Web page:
The nation’s surplus in merchandise trade in May jumped 66.6 percent from a year earlier to 1.22 trillion yen due to a plunge in imports caused by the prolonged economic slump, the Finance Ministry said Thursday.

But exports fell for the second consecutive month — 1.5 percent from May 1997 — mainly because of declining exports to economically battered parts of Asia, preliminary figures on a customs clearance basis show.

It was the 14th straight month in which the trade surplus recorded a year-on-year increase, according to the Finance Ministry.

The rate of increase is expected to slow down as Japan’s economic stimulus measures, worth 16 trillion yen, take effect and boost domestic demand, a ministry official said.

Overall exports came to 4.04 trillion yen, with ship exports up 54.8 percent in value terms. Orders placed a few years ago led to the month’s sales, according to the ministry. Overall imports dropped for the fifth consecutive month, plunging 16.3 percent to 2.82 trillion yen. The major factors behind the fall included a drop in lumber demand, due to fewer housing starts, and lower oil prices, the ministry said.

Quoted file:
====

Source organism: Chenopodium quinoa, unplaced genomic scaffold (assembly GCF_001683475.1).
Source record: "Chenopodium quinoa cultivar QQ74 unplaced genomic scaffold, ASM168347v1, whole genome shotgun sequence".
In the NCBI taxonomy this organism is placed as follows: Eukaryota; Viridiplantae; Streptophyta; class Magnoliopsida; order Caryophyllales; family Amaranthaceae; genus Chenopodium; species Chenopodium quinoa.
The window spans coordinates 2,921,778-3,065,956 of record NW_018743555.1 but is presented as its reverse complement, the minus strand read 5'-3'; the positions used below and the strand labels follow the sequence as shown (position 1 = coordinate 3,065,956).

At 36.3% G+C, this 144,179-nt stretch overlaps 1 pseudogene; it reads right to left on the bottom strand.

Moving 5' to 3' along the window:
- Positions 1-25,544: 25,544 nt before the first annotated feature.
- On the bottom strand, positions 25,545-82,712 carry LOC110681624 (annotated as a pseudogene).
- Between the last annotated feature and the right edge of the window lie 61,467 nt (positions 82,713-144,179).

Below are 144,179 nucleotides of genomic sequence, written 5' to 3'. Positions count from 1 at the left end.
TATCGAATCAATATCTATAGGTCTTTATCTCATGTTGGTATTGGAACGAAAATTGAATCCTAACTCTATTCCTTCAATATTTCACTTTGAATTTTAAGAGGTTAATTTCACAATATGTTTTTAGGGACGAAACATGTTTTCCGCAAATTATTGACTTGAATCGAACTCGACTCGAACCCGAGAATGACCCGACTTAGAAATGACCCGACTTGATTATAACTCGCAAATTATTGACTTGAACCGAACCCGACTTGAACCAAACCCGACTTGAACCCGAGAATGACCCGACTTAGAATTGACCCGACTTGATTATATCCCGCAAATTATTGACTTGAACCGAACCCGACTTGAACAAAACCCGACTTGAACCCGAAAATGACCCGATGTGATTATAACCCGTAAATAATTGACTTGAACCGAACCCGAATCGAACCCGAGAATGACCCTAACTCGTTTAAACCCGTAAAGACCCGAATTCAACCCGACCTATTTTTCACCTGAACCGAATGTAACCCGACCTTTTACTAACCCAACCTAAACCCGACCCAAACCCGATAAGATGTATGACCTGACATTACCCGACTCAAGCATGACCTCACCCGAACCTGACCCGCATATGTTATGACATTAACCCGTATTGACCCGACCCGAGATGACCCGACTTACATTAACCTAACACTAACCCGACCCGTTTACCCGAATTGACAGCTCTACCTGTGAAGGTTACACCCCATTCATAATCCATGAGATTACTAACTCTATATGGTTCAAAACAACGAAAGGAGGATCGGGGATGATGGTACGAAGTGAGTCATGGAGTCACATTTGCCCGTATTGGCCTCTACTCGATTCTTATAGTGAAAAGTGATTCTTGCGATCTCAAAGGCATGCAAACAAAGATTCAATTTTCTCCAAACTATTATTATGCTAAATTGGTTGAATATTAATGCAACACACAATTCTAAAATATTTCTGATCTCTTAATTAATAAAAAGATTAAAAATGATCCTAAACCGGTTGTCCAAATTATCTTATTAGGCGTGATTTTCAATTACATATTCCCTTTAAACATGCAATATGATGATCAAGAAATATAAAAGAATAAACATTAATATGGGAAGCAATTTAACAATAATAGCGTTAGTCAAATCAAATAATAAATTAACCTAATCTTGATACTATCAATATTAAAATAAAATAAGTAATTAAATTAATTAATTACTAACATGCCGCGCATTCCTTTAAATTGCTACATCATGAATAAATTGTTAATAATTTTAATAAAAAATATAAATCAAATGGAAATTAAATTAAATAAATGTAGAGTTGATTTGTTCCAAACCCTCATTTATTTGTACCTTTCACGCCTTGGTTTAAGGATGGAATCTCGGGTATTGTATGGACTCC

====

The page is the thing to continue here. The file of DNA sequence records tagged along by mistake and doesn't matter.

On a regional basis, Japan’s trade surplus with the United States increased for the 20th month in a row, rising 41 percent to 455.4 billion yen. Exports to the economically buoyant U.S. grew 7.9 percent, while imports shrank 5.8 percent.

The trade surplus with Asia fell 28.3 percent, a year-on-year drop for the third consecutive month, to 406.6 billion yen.

The nation’s trade surplus with the European Union soared for the 14th consecutive month. Imports of alcohol from Europe increased 49.2 percent due to the growing popularity of red wine.

In a time of both misinformation and too much information, quality journalism is more crucial than ever.
By subscribing, you can help us get the story right.